39% of new dads are concerned about their mental health and 1 in 10 new dads will experience some kind of PND symptoms in the first 6 months. Men are at more risk of suicidal ideation when they are new dads, other and above any other time in their life.
My work around men’s mental health in the workplace aims to improve the lives of individuals while helping the organisation benefit from better engagement, wellbeing and retention.
Q. How is your work helping to achieve these outcomes above?
A. My work is all about presenting new ideas, creating inclusive environments for open conversations and being a catalyst for culture change. I love to challenge internalised beliefs and highlight how we are all capable and responsible for change.
I frequently work with HR leads, staff parenting networks, gender networks, D&I teams and leadership teams through workshops and keynotes. I pride myself on providing an excellent service and tailoring my work to provide unique solutions to help address my client’s objectives.
All my sessions are emotive, raw, and powerful. They are grounded in personal stories while incorporating the latest research, data and best practise. I use slido, Q&A and panel discussions to ensure my sessions are interactive and immersive. This is all packaged up in a friendly, personable and relaxed approach with a nice sprinkle of humour.
To help support culture change, my sessions are supported with carefully crafted communications materials to set the tone for the events and encourage participation before the event. And post-event, I provide toolkits to support team-level conversations using content and outputs from the workshop to facilitate further conversations and embed culture change.
I am all about helping to achieve my client’s objectives, whether that be launching a new parenting network, supporting colleagues mental health and wellbeing, engaging more men in DEI and gender equality work, building an inclusive culture with allyship at the core or helping senior leaders to foster more inclusive relationships.
Q. Who or what inspires you to do what you do and how do you keep focused and energised in challenging times?
A. I love this question as it gives me the opportunity to recognise some of the people who have helped and inspired me along the way!
I have people in my life who really help me, some from a distance and some a bit closer. They are all amazing people who have done (and are doing) some big things but are genuinely nice people. From these people I learn so much about how they do their work and how they treat people along the way.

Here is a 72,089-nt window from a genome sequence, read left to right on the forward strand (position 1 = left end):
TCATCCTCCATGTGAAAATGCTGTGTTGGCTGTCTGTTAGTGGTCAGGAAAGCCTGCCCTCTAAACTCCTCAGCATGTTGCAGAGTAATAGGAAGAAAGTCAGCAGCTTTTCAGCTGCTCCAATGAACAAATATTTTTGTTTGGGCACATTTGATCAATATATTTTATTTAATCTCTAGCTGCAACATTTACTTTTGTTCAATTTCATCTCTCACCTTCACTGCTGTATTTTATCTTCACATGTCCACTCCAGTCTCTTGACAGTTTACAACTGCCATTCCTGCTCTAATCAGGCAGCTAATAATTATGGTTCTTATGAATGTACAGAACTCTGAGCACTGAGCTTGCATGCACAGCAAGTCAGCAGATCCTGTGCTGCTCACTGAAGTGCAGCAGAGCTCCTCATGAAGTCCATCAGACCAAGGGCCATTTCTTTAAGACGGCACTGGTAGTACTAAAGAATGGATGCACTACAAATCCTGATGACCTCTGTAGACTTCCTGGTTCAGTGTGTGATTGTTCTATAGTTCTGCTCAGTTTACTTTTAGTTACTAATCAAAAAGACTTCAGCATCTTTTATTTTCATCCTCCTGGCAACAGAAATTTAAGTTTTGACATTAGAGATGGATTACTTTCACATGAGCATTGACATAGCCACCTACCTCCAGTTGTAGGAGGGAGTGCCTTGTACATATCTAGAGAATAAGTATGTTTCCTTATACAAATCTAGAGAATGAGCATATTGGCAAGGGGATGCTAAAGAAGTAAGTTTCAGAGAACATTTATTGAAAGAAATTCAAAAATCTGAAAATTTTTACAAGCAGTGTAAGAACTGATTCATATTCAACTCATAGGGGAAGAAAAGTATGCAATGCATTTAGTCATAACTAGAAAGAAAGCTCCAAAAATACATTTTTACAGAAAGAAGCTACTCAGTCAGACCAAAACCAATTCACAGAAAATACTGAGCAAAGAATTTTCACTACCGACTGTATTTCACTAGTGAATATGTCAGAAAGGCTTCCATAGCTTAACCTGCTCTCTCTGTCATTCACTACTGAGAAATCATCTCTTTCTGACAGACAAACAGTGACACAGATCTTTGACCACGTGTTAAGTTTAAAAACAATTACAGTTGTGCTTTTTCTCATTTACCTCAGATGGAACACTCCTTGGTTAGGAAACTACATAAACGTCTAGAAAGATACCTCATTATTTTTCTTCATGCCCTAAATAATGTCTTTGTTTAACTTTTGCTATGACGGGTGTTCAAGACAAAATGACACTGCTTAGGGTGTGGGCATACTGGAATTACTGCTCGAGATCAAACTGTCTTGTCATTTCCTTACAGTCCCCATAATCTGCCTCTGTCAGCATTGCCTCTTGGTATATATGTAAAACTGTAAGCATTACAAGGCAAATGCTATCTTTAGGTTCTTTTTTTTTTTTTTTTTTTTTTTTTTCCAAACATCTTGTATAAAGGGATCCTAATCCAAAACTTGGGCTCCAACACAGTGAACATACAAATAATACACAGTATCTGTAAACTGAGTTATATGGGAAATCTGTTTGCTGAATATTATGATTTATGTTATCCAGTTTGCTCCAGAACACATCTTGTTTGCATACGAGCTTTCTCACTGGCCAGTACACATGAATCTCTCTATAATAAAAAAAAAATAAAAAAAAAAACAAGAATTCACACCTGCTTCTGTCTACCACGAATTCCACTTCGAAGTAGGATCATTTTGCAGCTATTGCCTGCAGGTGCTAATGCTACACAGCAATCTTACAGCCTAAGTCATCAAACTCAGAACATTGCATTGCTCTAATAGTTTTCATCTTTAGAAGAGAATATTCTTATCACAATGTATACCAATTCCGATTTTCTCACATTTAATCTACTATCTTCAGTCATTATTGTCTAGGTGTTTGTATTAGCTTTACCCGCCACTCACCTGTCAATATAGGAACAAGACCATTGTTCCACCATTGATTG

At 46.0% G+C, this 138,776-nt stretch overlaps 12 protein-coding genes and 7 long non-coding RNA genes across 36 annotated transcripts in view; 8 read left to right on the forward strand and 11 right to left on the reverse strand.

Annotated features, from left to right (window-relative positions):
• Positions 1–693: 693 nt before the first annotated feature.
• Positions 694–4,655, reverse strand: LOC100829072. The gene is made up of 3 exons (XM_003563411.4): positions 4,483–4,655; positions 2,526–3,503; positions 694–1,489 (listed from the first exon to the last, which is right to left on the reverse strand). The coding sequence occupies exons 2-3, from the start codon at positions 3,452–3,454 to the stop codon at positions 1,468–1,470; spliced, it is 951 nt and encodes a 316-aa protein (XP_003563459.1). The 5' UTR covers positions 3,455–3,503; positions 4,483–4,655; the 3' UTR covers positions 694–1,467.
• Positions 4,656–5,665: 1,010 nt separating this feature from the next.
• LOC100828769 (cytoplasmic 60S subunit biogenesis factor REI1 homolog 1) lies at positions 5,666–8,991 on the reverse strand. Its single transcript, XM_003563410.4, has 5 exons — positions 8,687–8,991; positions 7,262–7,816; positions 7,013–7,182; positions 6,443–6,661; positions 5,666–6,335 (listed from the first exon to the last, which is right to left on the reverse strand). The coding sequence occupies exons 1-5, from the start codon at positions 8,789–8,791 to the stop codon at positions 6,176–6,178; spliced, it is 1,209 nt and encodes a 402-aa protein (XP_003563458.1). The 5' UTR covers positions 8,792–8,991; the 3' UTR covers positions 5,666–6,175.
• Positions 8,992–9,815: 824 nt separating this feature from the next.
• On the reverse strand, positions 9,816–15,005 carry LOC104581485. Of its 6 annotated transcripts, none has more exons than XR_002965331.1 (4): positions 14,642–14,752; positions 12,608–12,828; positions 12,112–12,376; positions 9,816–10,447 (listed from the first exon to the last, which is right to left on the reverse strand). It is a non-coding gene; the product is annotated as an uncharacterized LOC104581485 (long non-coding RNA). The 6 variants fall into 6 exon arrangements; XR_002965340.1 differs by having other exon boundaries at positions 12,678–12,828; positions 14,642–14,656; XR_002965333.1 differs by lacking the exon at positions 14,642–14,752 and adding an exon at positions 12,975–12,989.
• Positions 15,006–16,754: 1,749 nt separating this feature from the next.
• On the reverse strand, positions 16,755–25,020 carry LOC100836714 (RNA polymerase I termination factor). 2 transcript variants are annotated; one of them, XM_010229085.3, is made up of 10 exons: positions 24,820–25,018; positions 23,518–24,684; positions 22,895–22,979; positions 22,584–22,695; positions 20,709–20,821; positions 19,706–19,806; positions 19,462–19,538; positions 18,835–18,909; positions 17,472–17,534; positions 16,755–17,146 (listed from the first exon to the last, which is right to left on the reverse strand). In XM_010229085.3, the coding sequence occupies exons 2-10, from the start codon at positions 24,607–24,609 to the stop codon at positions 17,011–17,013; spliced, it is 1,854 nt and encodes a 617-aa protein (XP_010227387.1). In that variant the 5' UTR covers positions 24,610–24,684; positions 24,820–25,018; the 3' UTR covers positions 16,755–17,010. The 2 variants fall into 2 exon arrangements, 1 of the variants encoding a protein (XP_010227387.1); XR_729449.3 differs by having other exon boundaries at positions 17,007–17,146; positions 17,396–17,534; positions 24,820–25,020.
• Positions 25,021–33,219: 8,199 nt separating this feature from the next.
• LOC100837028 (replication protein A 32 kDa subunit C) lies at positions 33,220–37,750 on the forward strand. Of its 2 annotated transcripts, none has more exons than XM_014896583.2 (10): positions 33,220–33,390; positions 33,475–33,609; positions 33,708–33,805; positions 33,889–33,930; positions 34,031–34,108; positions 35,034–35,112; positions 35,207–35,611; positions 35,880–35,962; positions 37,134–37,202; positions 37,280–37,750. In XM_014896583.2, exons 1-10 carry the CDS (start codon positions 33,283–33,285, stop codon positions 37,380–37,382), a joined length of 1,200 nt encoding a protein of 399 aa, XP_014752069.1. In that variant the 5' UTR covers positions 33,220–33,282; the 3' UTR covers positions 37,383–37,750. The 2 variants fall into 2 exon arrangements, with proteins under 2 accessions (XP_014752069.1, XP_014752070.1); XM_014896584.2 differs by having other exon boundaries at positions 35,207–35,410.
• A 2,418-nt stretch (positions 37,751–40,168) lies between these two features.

My good friend (and fellow QPR fan!), Rob Neil, is a massive inspiration. He was leading Project Race (a race equality programme) in MOJ before I took on the same role at Defra and he I’ve learnt so much from him about integrity, patience and being kind. He is also an amazing public speaker who inspires me to be my best.
Joeli Brealey from Pregnant Then Screwed is someone I admire so so much. Her ability to create a movement, to lead teams, to bring big issues into focus and help people to understand how they can help is absolutely phenomenal. I am a massive fan of Joeli and Pregnant Then Screwed and do all I can to support them.
Leon Mann, the founder of BCOMS and The Football Blacklist is another absolutely amazing person. Leon is the true definition of seeing where change needs to happen and building organisations and initiatives to help solve the problems. He does so much and is such a down to earth, genuine and nice person.
Q. How can individuals support your work?
A. You can buy our book DAD; untold stories of fatherhood, loss, mental health and masculinity. You can also catch all our content on Linkedin by following me here. And if you work in an organisation that you think can benefit from our work, please do get in contact!
Q. How can employers specifically get involved?
A. If you are an employer and you think I can help to support your work, please have a look at my website www.elliottrae.com and get in touch at firstname.lastname@example.org
Q. What next?
A. We have just launched Dads Do Hair and Workplace Haircare Workshops. These are amazing sessions where colleagues can learn and practise some hair care tips while having open conversations about connection, wellbeing, parenting and talking to children about their mental health.
We are also doing more work in the football space and collaborating with some of the top premier league clubs to have conversations about men’s mental health and positive masculinity.
I am also starting work on our next book which will be published in 2024!